wa laa tamuddanna a’ynayka elaa maa matta’naa behi azwaajam minhum zahratal hayaatid dunyaa, le naftenahum feehe, wa rizqo rabbeka khayruwn wa abqaa. waamur ahlaka bis-salaate was’t’abir a’layhaa laa nas-aloka rizqaa nah’no narzoqok wal a’aqebato littaqwaa.
Do not strain your eyes towards that which we have given for enjoyment to parties (wedded pairs) of them, the splendor of the life of this world, so that we may try them in it. The provision of your lord is better and more lasting. Enjoin prayer (salat) on your followers, and adhere steadily to it, we do not ask you to provide (subsistence), (it is) We who give you subsistence; and (the good of) the hereafter is for those who safeguard themselves against evil with full awareness of divine laws.]
188 -To get your daughter married in a good family the following A’amal is recommended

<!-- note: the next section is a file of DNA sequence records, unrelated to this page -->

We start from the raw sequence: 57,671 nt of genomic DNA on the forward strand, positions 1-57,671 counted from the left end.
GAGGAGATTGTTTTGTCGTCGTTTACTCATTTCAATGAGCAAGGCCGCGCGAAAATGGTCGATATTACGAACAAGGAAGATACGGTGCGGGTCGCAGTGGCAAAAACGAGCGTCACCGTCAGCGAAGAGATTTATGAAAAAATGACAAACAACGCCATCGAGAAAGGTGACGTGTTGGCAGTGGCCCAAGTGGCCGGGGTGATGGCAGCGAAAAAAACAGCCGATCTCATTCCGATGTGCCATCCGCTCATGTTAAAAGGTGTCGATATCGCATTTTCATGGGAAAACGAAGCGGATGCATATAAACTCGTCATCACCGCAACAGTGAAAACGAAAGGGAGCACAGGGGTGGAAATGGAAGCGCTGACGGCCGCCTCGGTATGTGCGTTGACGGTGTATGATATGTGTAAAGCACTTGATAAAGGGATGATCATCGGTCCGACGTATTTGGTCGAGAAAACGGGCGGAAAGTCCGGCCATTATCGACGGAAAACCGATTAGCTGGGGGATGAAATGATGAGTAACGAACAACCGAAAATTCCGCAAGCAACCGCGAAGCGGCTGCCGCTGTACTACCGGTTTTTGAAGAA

i) Recite two rak-at salat with the niyat of hajaat.
ii) Then recite 11 times salawat.
iii) Then recite the five tasbih of Sayyida Fatima Zehra as under :
ALLAAHU AKBAR 34 Times ALHAMDULILLAH 34 Times SUBHANALLAH 33 Times LAA ILAHA ILLALLAH Once
iv) Recite 11 times salawat.
v) Then recite the following Surahs consequently: Taha (#20), Shu-ara (#26), Naml (#27), Qasas (#28), Ya Sin (#36) & Shura (#42).
Beseech Allah swt with intercession of the 14 Masumin (a.s.) and the marriage relationship of Imam Ali (a.s.) and Sayyida Fatima (a.s.) and pray for the girls of our community and then your own daughter(s).
- Importance of Early Marriage in Islam
A Social, Cultural, Educational & Religious E-Forum Under the Facilitation of the World Federation of KSI Muslim Communities Issue No. 07-06, May 26, 2006 / Rabi' al Thaani 27, 1427 AH
The institution of marriage has been given tremendous importance in Islam. Generally, in the terms of jurisprudence it is highly recommended, but in many cases due to extraordinary circumstances, it becomes obligatory and a religious duty. For instance, marriage becoming obligatory when there is a chance of adultery or any other similar sin.
The Holy Prophet (SAW) said,"The best people of my Umma are those who get married and have chosen their wives and the worst people of my nation are those who have kept away from marriage and are passing their lives as bachelors."(Mustadrakul Wasail by Muhaddith Noori, Vol 2, Pg 531).